|Hearing aids provide important benefit for the majority of people with hearing loss. Cochlear implants provide meaningful access to sound for those with more severe hearing loss. Only 5% of US adults who could benefit from CIs have them. The average primary care medical practice includes 8 adult patients who would benefit from a cochlear implant.
- Adults who could benefit from CIs typically do not know they are candidates nor what the expected outcomes are
- Age is not a contraindication for CI in otherwise healthy people
- Hearing loss is often progressive
- Hearing acuity declines may be due to noise exposure, genetics, disease, trauma, or ototoxic medications
Impacts of Undertreated Hearing Loss
- Impairs communication at work, in social settings, and with family
- Interferes with medical treatment and in carrying out activities
of daily living
- Associated with social isolation, depression, all-cause dementia, and declines in mental flexibility in older adults
Cochlear Implantation involves the surgical placement of an electrode
array into the cochlea of the inner ear to provide direct electrical stimulation of the auditory nerve. Cochlear implants are different from hearing aids. While hearing aids amplify sounds to facilitate sound detection by impaired ear structures, cochlear implants bypass damaged portions of the ear and directly stimulate the auditory nerve. This type of stimulation improves clarity and speech understanding. Advances in the technology, including combining hearing aids with CIs, have expanded candidacy to include individuals with usable residual hearing.
- Surgery is performed by an otolaryngologist specializing in hearing implants
- Evaluation and follow-up is carried out by a multidisciplinary team that includes an ENT surgeon and an audiologist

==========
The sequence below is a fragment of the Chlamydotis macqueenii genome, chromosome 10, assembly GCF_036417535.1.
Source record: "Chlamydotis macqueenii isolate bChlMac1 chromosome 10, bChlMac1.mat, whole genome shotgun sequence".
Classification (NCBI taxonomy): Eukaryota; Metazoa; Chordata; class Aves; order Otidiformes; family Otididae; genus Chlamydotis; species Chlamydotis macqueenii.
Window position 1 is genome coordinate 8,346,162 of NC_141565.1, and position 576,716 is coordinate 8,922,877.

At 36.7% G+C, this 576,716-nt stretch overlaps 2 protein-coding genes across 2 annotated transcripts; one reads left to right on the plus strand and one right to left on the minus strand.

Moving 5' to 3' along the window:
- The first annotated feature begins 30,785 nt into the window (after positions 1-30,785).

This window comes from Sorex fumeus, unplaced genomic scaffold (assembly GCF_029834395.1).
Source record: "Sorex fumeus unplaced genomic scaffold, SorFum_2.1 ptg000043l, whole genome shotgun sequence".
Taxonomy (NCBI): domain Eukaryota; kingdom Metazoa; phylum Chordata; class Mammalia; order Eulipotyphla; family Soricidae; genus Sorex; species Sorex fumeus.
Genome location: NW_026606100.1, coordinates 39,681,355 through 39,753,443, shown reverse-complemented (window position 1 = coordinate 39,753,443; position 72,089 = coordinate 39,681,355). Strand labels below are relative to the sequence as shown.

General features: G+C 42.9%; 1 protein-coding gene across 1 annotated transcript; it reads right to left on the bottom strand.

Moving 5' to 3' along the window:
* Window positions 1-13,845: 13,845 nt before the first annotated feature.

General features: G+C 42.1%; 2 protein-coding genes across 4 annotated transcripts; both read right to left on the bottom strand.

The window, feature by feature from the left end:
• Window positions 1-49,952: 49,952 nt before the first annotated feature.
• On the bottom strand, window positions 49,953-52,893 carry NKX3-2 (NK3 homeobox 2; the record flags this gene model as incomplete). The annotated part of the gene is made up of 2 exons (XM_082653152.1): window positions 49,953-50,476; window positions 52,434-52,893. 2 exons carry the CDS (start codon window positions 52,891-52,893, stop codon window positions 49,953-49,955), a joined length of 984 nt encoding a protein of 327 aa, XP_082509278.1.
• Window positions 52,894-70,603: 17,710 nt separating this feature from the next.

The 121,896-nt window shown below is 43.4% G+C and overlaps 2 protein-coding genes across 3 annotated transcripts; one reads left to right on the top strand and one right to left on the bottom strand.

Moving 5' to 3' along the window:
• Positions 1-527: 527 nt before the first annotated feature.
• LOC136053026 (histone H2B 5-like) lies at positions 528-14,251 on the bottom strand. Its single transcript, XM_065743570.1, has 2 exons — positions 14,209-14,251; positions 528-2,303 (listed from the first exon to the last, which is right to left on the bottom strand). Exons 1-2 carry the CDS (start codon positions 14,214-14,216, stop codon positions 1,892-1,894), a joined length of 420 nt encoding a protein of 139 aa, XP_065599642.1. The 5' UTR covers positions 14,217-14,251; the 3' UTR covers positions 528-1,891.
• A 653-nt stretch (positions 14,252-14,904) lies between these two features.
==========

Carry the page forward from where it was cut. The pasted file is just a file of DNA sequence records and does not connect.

- Since initial approval by the FDA in 1985, CIs have evolved to provide sound that allows clear speech. Most recipients can converse on the phone (without seeing the speaker)
- Dramatically improves quality of life, even beyond that of many typically performed medical procedures such as knee or hip replacement 100,000 Americans have received cochlear implants, a utilization rate among adults who may benefit of 5 percent
- Low utilization is due to a lack of awareness about candidacy and outcomes
When to Refer a Patient for a Cochlear Implant Evaluation
Based upon a practice size of 2,000 patients for a primary care provider (http://www.aafp.org/fpm/2007/0400/p44.html), it is estimated that there are 8 adult patients (4/10 of one percent prevalence) in your practice who could benefit. Individuals may not learn of their candidacy from their hearing care professional. A patient may be a CI candidate, if when using hearing aids, they still struggle to understand speech. Referral considerations:
- Has difficulty understanding you or your staff on the telephone
- Family members routinely make telephone calls for the person
- When you are not facing your patient, (s)he is unable to understand you or doesn’t hear you
- Asks that you face them while speaking or positions themself to see your face
- Noise in the room (i.e., outside traffic, running water, rustling paper) affects speech understanding
- Family members note that your patient has difficulty hearing at home, at work, or in other situations.
Unlike hearing aids, which are typically not covered by health insurance, cochlear implantation is covered for appropriate candidates by most private health insurance plans, Medicare and Medicaid.
Referrals for a cochlear implant evaluation should be made to a CI center or clinic. Such specialized centers may be found on the website of the American Cochlear Implant Alliance (www.acialliance.org) under “Find ACI Alliance Organizations” or on the websites of the three FDA approved manufacturers (www.advancedbionics.com, www.cochlear.com, www.medel.com).
More Information on cochlear implantation is available from the American Cochlear Implant Alliance, a not-for-profit organization of cochlear implant clinicians, scientists and consumer advocates. A more detailed and referenced version of this Clinical Guidance is available on the ACI Alliance website.
A printable version of this document is available HERE
A more detailed version of the document with references is available: http://www.acialliance.org/page/AdultCandidacyRef